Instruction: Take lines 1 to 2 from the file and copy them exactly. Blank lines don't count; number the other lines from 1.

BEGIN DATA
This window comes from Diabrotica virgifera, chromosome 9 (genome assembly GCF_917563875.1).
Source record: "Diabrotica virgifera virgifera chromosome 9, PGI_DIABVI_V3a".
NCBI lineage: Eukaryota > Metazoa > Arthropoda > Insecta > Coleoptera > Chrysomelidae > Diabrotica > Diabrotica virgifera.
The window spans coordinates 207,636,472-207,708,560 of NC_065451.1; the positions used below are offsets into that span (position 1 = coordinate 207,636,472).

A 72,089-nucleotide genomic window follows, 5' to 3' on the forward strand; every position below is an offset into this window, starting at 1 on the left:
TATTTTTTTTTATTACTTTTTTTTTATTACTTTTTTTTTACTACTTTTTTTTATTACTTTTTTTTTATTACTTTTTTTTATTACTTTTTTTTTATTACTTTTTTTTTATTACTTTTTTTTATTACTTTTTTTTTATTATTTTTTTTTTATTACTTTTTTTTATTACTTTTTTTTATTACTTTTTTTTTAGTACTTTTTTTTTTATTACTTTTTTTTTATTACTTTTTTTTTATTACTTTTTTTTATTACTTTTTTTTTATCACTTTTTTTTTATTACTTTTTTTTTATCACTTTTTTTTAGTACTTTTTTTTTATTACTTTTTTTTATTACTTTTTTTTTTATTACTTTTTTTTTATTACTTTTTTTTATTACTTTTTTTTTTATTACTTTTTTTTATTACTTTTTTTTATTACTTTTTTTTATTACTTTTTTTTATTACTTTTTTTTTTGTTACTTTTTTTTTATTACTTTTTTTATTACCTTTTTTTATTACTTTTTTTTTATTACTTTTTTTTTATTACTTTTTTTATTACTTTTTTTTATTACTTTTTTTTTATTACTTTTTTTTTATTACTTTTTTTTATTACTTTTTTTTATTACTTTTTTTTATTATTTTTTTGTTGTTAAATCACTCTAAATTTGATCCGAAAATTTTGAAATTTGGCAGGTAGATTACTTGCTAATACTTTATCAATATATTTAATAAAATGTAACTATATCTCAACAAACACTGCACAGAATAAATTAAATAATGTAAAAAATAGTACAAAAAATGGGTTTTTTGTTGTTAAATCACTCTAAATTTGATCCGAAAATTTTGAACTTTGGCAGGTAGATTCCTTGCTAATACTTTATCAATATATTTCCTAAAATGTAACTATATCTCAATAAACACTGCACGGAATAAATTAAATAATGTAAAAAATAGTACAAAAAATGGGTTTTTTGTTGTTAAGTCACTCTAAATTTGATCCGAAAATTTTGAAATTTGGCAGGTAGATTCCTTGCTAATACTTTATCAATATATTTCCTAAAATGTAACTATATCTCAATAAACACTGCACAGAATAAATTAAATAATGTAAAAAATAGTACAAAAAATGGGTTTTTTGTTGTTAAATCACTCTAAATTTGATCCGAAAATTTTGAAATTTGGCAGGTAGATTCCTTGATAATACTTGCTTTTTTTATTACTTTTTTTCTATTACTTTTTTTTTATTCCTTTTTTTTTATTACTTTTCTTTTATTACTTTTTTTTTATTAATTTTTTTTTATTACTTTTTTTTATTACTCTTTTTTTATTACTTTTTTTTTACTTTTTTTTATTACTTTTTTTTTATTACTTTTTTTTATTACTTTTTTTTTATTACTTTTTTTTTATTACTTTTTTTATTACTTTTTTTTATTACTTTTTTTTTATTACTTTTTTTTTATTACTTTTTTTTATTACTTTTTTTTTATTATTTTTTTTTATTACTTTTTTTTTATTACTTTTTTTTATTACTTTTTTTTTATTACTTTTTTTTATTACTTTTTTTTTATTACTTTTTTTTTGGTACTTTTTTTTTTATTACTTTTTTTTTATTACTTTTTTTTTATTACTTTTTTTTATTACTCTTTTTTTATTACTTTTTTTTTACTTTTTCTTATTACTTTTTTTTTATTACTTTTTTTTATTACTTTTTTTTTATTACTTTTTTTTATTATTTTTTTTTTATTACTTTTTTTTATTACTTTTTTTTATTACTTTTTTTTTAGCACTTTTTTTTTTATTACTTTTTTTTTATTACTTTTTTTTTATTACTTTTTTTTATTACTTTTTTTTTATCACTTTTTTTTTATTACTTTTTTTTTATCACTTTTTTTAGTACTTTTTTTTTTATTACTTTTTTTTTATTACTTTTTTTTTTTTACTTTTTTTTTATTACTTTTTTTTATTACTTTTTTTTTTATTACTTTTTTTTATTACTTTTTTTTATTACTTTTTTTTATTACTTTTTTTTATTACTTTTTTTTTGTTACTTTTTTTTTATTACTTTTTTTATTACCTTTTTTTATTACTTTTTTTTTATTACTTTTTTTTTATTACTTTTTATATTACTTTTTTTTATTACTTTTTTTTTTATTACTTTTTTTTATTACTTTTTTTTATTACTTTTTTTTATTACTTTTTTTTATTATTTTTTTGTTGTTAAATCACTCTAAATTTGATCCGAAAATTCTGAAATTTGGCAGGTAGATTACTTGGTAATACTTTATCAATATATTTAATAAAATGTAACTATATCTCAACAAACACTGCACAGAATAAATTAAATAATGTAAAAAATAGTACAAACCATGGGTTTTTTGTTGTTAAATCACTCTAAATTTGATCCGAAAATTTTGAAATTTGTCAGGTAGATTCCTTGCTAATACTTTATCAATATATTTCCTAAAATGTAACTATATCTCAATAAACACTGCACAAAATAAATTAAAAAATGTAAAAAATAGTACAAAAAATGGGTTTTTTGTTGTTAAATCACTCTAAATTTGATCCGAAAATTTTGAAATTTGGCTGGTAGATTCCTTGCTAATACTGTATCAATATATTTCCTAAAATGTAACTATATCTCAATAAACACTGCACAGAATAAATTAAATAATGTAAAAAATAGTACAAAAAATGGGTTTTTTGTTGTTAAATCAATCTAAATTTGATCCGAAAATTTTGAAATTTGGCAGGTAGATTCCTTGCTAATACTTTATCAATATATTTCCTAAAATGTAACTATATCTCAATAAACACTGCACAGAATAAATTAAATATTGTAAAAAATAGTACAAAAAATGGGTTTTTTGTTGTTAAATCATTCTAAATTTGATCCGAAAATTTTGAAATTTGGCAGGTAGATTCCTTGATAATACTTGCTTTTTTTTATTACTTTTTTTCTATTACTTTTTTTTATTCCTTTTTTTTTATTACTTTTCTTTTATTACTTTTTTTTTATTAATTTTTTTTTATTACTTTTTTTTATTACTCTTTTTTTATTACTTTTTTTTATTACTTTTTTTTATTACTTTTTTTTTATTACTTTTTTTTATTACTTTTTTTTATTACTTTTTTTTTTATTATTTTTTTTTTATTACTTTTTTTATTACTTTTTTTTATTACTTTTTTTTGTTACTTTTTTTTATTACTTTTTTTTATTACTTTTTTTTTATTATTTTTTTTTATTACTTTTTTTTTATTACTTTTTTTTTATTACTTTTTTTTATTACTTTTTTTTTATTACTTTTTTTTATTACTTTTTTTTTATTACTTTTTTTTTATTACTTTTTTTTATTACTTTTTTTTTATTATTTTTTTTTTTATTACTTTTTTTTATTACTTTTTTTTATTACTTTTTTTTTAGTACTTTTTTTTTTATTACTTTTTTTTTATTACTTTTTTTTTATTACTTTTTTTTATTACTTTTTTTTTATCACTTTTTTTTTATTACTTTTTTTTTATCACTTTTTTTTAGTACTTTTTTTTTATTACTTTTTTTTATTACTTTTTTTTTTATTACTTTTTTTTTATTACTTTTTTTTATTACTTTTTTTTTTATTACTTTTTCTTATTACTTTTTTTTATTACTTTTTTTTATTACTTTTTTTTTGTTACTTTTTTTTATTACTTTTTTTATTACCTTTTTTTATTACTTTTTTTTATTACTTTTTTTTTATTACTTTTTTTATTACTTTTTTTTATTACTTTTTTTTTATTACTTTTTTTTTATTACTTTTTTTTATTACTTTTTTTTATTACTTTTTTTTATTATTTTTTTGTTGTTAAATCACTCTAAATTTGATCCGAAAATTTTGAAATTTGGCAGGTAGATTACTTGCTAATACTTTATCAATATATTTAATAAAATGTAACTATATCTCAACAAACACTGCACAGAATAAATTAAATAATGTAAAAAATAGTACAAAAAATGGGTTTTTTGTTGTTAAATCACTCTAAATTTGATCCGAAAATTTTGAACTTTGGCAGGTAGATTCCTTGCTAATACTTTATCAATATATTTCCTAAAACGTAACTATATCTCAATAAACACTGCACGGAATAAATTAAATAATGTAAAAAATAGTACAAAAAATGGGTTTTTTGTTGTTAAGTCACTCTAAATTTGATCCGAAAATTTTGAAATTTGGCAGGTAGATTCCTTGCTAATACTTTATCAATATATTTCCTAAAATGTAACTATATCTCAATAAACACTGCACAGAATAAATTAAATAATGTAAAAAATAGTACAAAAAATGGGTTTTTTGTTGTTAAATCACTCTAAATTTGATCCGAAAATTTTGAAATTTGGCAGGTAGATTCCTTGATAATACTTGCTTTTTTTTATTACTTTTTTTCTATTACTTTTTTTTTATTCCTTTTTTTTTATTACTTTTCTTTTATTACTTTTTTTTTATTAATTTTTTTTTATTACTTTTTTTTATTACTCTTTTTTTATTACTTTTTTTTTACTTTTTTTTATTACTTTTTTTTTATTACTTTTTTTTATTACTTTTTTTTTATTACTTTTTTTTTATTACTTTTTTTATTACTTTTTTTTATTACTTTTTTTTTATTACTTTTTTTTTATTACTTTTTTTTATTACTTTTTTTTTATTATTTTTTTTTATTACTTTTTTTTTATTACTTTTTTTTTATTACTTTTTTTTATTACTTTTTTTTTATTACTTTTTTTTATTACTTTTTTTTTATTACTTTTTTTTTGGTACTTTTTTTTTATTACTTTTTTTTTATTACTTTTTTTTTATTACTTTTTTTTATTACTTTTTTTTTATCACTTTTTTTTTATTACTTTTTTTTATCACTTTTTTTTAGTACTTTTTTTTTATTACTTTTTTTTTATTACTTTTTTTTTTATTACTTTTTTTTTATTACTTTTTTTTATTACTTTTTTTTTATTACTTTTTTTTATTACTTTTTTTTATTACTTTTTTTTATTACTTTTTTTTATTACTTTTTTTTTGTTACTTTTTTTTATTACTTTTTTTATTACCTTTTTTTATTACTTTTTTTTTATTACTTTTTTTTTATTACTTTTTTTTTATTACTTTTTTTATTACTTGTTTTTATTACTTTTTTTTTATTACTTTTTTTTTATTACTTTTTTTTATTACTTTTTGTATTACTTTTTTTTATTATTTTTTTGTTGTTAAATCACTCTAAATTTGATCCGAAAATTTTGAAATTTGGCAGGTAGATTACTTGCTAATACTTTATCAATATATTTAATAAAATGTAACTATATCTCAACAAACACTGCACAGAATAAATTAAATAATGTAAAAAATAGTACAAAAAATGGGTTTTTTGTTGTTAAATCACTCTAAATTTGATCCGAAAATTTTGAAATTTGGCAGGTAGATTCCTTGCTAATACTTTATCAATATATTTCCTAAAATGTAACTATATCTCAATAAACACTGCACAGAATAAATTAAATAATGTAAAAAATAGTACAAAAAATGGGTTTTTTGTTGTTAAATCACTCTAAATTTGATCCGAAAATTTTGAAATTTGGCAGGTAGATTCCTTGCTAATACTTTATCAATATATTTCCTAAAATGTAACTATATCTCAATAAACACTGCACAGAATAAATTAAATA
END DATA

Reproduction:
This window comes from Diabrotica virgifera, chromosome 9 (genome assembly GCF_917563875.1).
Source record: "Diabrotica virgifera virgifera chromosome 9, PGI_DIABVI_V3a".